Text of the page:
About thirty-four boxes of things were given away. I took in about twenty dollars in donations above the cost of the ads and plastic drop cloths that I used on the lawn to cover the damp grass. Some people just had to give me something for the things they were taking.

I didn't sleep for forty-three hours during this ordeal. My body rebelled afterward and I'm still not over it. I caught something like a cold but it was just exhaustion. I'm still coughing a little bit. This was all my own fault for not getting prepared weeks in advance. Instead I started just a few days before the event. That caused me to need to rush to get it done.

Was this a success? Only partially. I did not give away nearly as much as I wanted. My kitchen table and chairs went to my downstairs neighbor. My comfy padded chair and mattress set were taken. At least four big brass lamps were taken too along with some other chairs. I'm really glad those big things are gone.

I kept a solid wood coffee table, a mahogany piano bench, a four shelf metal shelving unit, a wooden stool, and a four part metal filing cabinet that I converted into a desk by putting a piece of plywood on top. These things will eventually be sold. The only one I'm using now in my new place is the filing cabinet desk.

What is left? I have nearly filled a 16' X 9' storage unit with boxes of things that weren't taken. There are about ten large boxes of things that I did not put out to give away. These contain things for sale and a few family mementos. Still, the concentration of items I really like is much higher now. There are about thirty-five more boxes in addition to those.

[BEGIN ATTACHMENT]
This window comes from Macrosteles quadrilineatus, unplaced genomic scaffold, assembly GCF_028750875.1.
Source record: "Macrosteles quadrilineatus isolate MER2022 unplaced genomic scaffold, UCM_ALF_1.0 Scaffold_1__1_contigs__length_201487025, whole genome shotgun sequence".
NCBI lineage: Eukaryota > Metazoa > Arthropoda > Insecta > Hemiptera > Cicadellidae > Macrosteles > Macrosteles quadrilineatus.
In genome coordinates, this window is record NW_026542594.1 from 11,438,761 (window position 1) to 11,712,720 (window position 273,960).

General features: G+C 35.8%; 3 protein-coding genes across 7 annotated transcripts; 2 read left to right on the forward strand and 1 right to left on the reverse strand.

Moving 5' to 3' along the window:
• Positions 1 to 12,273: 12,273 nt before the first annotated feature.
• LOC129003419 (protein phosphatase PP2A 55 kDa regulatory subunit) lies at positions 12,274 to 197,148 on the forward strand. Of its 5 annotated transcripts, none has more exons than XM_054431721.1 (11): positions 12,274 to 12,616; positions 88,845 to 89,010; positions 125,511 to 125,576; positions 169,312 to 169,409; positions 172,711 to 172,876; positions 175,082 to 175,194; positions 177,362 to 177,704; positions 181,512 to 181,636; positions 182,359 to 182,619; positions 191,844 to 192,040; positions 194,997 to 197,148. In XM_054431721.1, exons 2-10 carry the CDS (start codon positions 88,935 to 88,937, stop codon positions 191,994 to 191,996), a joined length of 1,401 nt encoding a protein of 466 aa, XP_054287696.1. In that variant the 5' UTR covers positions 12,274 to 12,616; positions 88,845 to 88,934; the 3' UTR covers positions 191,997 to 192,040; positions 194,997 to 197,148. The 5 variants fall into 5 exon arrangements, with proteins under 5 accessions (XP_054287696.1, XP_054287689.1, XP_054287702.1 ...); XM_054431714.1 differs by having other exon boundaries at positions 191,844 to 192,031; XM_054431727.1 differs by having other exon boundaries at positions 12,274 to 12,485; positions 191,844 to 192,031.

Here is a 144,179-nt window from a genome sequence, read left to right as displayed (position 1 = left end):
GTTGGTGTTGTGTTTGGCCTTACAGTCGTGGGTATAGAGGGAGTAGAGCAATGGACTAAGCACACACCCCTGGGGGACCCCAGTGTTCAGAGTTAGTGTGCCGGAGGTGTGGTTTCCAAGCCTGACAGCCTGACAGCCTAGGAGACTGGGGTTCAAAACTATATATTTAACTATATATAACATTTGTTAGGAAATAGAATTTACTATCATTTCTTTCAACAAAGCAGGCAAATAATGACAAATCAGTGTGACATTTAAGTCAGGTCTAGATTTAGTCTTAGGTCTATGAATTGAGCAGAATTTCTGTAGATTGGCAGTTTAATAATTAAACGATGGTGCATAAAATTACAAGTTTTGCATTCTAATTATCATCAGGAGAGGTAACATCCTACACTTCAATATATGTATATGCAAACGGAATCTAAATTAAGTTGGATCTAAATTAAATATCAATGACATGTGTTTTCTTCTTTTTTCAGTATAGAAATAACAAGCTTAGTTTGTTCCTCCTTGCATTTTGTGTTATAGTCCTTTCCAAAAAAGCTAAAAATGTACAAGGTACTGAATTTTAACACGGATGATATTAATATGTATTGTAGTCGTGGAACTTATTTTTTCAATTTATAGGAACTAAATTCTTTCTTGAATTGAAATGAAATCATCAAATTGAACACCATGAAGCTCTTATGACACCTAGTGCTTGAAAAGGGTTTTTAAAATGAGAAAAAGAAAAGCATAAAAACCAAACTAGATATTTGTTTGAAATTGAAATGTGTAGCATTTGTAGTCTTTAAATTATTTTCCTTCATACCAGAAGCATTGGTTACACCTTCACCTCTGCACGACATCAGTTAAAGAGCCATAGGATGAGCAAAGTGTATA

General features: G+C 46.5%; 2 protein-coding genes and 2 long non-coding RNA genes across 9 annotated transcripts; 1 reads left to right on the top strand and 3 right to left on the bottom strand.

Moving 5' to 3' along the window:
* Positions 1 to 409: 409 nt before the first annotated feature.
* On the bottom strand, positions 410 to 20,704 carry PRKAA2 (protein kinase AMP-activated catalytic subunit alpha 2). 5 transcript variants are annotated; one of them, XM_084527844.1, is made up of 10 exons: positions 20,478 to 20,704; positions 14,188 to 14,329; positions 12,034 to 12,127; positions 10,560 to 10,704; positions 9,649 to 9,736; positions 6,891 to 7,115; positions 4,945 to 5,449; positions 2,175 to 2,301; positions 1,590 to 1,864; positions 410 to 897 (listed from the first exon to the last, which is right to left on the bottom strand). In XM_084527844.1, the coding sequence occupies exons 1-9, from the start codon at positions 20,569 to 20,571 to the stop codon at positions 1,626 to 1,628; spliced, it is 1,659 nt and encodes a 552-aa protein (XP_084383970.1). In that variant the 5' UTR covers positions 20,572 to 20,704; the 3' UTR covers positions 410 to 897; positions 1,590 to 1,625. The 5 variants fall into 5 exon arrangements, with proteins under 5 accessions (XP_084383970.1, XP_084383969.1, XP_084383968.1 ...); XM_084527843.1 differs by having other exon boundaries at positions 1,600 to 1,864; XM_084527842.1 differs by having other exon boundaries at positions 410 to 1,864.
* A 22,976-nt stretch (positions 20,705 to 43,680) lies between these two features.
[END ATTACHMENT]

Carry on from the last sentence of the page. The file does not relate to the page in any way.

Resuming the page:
The physically challenging part is over. Getting rid of the remainder will be a test of will. I know what I want to sell. Those things won't require any thought. I know that I don't want those things and it is just a matter of making it happen. It's not that I don't like the things that will be for sale, it's that I don't have a place for them in the life I want to create. The challenge will be to go through the other boxes and see all of those things that have memories and feelings attached to them. They aren't junk. Just about everything could be sold if I wanted to wait long enough to find a buyer. Will I be able to let these things go? Of the things I'm willing to let go will I feel the need to get money for them or can I just relinquish them to Goodwill and let them earn some money? I don't earn enough money to use any tax deductions I might get from donating these things.